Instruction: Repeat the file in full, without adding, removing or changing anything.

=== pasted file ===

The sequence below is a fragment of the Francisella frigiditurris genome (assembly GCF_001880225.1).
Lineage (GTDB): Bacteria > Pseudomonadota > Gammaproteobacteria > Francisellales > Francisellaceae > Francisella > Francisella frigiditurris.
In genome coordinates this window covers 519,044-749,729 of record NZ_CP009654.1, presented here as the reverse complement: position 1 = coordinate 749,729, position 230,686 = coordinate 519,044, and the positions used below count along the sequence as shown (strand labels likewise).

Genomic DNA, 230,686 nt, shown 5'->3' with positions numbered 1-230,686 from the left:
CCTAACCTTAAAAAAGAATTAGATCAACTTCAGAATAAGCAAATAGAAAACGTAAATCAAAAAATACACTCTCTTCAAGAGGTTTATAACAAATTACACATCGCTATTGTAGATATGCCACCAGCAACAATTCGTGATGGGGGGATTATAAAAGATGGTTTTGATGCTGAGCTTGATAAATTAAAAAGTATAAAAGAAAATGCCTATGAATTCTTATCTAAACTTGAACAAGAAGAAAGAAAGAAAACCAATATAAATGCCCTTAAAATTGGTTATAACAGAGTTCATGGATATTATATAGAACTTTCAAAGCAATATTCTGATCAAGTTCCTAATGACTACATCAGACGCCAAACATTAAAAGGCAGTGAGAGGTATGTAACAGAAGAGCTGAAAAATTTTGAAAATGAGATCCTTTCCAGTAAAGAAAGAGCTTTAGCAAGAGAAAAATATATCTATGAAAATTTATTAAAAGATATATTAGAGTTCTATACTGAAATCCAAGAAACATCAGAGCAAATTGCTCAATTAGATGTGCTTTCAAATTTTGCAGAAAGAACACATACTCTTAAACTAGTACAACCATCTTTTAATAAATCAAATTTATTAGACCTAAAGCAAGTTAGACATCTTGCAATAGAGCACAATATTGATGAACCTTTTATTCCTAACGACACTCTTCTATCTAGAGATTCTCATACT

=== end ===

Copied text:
The sequence below is a fragment of the Francisella frigiditurris genome (assembly GCF_001880225.1).
Lineage (GTDB): Bacteria > Pseudomonadota > Gammaproteobacteria > Francisellales > Francisellaceae > Francisella > Francisella frigiditurris.
In genome coordinates this window covers 519,044-749,729 of record NZ_CP009654.1, presented here as the reverse complement: position 1 = coordinate 749,729, position 230,686 = coordinate 519,044, and the positions used below count along the sequence as shown (strand labels likewise).

Genomic DNA, 230,686 nt, shown 5'->3' with positions numbered 1-230,686 from the left:
CCTAACCTTAAAAAAGAATTAGATCAACTTCAGAATAAGCAAATAGAAAACGTAAATCAAAAAATACACTCTCTTCAAGAGGTTTATAACAAATTACACATCGCTATTGTAGATATGCCACCAGCAACAATTCGTGATGGGGGGATTATAAAAGATGGTTTTGATGCTGAGCTTGATAAATTAAAAAGTATAAAAGAAAATGCCTATGAATTCTTATCTAAACTTGAACAAGAAGAAAGAAAGAAAACCAATATAAATGCCCTTAAAATTGGTTATAACAGAGTTCATGGATATTATATAGAACTTTCAAAGCAATATTCTGATCAAGTTCCTAATGACTACATCAGACGCCAAACATTAAAAGGCAGTGAGAGGTATGTAACAGAAGAGCTGAAAAATTTTGAAAATGAGATCCTTTCCAGTAAAGAAAGAGCTTTAGCAAGAGAAAAATATATCTATGAAAATTTATTAAAAGATATATTAGAGTTCTATACTGAAATCCAAGAAACATCAGAGCAAATTGCTCAATTAGATGTGCTTTCAAATTTTGCAGAAAGAACACATACTCTTAAACTAGTACAACCATCTTTTAATAAATCAAATTTATTAGACCTAAAGCAAGTTAGACATCTTGCAATAGAGCACAATATTGATGAACCTTTTATTCCTAACGACACTCTTCTATCTAGAGATTCTCATACT